The perils of being white in Fiji
Not long after arriving in Suva, I was waiting at a crowded bus stop, idly watching chattering school kids in their colourful uniforms. Loud laughs drew my eye to a group of teenage boys playing with a rugby ball around and between the buses, ignoring the angry shouts of the drivers.. All over the world, boys will be boys! But one stood out because his skin was white. I saw in a second he was albino: his features were Fijian, his white hair was tightly crinkled.
When the boys eventually obeyed the bus drivers and settled down near me, I winced at the albino boy's sore-looking skin, marked by inflamed lesions and weeping scabs. He almost closed his red-rimmed eyes against the glare as he joked with his mates.
After six months in Suva, I realised I came across albinos there far more frequently than I had in Australia. My husband and I decided this was because, where the skin colour of nearly all the population ranges from light brown to dark brown, they were simply more noticeable. Recently I found out this hypothesis was wrong.
Facts about albinism
Melanin protects the skin from the sun as well as providing colouring. Albinism is a rare congenital condition, a result of both parents having a recessive melanin-blocking gene. Each child of parents with this gene has a 25 per cent chance of being born albino, which means they produce no melanin. As a consequence, they lack pigment in their skin, hair and eyes and also suffer from poor vision, but otherwise enjoy normal health.
Albinism occurs all over the world, in all racial groups, but the incidence varies dramatically. For example, in Australia, the frequency is one in 20,000, but in Fiji it is one in 700, similar to parts of Africa. Worldwide, there are many more albinos in hot climates, where the intense rays of the sun inflict terrible skin damage. In the tropics, people with albinism frequently die from skin cancer before the age of forty.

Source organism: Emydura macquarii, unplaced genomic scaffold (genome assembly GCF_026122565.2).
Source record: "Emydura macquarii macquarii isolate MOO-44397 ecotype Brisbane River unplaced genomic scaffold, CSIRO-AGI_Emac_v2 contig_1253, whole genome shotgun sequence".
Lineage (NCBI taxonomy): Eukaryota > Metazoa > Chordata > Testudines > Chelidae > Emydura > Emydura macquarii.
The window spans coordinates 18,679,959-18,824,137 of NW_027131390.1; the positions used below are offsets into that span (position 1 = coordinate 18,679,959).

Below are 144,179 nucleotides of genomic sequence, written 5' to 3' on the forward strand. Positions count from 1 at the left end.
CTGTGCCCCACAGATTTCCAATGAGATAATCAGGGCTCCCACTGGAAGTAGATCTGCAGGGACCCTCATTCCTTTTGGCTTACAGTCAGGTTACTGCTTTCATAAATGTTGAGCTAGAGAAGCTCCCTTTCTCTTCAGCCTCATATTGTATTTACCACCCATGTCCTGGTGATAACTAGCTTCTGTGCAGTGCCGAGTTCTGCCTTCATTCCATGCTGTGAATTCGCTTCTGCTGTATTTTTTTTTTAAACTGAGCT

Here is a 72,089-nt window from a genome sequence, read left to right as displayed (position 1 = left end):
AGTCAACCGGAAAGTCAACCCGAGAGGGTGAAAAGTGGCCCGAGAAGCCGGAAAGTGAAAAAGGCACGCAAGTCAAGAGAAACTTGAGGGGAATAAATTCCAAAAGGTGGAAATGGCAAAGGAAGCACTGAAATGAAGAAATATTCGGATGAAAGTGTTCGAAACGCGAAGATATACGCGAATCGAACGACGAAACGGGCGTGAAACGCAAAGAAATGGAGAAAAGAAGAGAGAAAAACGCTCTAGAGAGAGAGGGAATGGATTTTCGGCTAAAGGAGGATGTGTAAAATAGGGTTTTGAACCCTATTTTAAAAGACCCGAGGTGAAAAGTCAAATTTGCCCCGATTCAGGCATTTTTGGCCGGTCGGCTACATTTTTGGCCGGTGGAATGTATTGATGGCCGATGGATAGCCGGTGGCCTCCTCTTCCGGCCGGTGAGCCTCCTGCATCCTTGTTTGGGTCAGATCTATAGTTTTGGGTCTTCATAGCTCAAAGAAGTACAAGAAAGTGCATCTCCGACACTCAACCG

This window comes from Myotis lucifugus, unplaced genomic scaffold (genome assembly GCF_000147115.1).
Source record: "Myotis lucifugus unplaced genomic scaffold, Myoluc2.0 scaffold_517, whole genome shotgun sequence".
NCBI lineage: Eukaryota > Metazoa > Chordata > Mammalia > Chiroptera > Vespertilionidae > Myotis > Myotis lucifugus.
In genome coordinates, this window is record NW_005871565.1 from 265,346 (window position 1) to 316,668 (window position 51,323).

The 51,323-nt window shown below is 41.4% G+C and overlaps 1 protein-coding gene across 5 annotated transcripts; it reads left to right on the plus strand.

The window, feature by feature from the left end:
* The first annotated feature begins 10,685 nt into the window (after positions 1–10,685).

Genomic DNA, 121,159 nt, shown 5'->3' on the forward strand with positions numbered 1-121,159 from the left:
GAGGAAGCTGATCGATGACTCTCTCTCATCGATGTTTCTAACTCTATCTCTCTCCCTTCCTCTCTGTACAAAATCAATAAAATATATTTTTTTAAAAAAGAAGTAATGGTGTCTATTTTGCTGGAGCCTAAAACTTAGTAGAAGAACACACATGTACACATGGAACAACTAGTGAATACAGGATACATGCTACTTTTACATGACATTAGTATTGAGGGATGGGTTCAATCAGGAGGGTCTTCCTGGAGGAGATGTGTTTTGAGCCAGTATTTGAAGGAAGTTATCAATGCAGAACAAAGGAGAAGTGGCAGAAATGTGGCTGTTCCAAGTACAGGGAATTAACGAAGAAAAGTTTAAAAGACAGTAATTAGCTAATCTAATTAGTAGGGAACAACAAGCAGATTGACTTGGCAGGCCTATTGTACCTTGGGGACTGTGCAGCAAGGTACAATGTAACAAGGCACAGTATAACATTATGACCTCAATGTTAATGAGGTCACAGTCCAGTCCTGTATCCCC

International Albinism Awareness Day - June 13th
However, it was not the dangers of skin cancer that prompted the United Nations (UN) to institute this annual day in 2015. Instead, it was the cruel treatment of albinos in some countries fuelled by prejudice, including the superstition that albinos are not human. but magical. Their lives are blighted in parts of Africa by constant threat of attack, kidnapping and murder for their body parts which many believe can confer magical benefits. In Tanzania, where the median annual income is less than $600, bodies of albinos have reportedly been sold for $75,000. The UN Human Rights Council in 2013 resolved to combat this abhorrent and increasing persecution by publicising the facts about albinism.
Fiji Albinism Project (FAP)
Fiji followed up on the UN initiative in 2015 by setting up FAP to foster positive public attitudes towards albinos and to provide practical help with skin care and vision problems. The founder was Dr Margot Whitfield, an Australian dermatologist. Let me hasten to say that in Fiji, albinos are not persecuted, but some social stigma exists simply because they look different from others. There is also a mistaken belief that children with albinism are not intelligent, because their poor vision often leads to poor school achievement. Thus, they are likely to work outdoors as labourers - jobs that may prove fatal to them.
The project teaches parents of albino children how to protect their children's skin and shows teachers of albino children how to compensate for their poor vision by allowing them to sit wherever they choose in the classroom. The government has committed to providing children with school materials in large fonts, glasses and sunglasses. If albino children succeed at school and qualify for indoor jobs, they will be healthier and safer.
This video is the official trailer for a documentary on albinism in Fiji made by Christine Nestel. I couldn't find the full documentary, but you may be a better internet sleuth.
Fiji is first!
This year, Fiji became the first nation in the world to supply sunscreen free of charge to its citizens with albinism. This is a first of which the Fiji government can be proud. Let's hope others will follow their lead to help end the perils that a boy at a Suva bus stop brought to my attention many years ago.
Finally, I hope you may enjoy this performance of Lean on Me, by Fijian-Australian singer Voli K (of The Voice fame) and his sister Laisa. They both have albinism. Here's the link.
P.S. I love to answer any questions about Fiji or my books from readers. Just leave a comment below, send me a message via the Contact page or email me at firstname.lastname@example.org. I warmly invite you to join our Fiji Fan Club below.
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I look forward to hearing from you!
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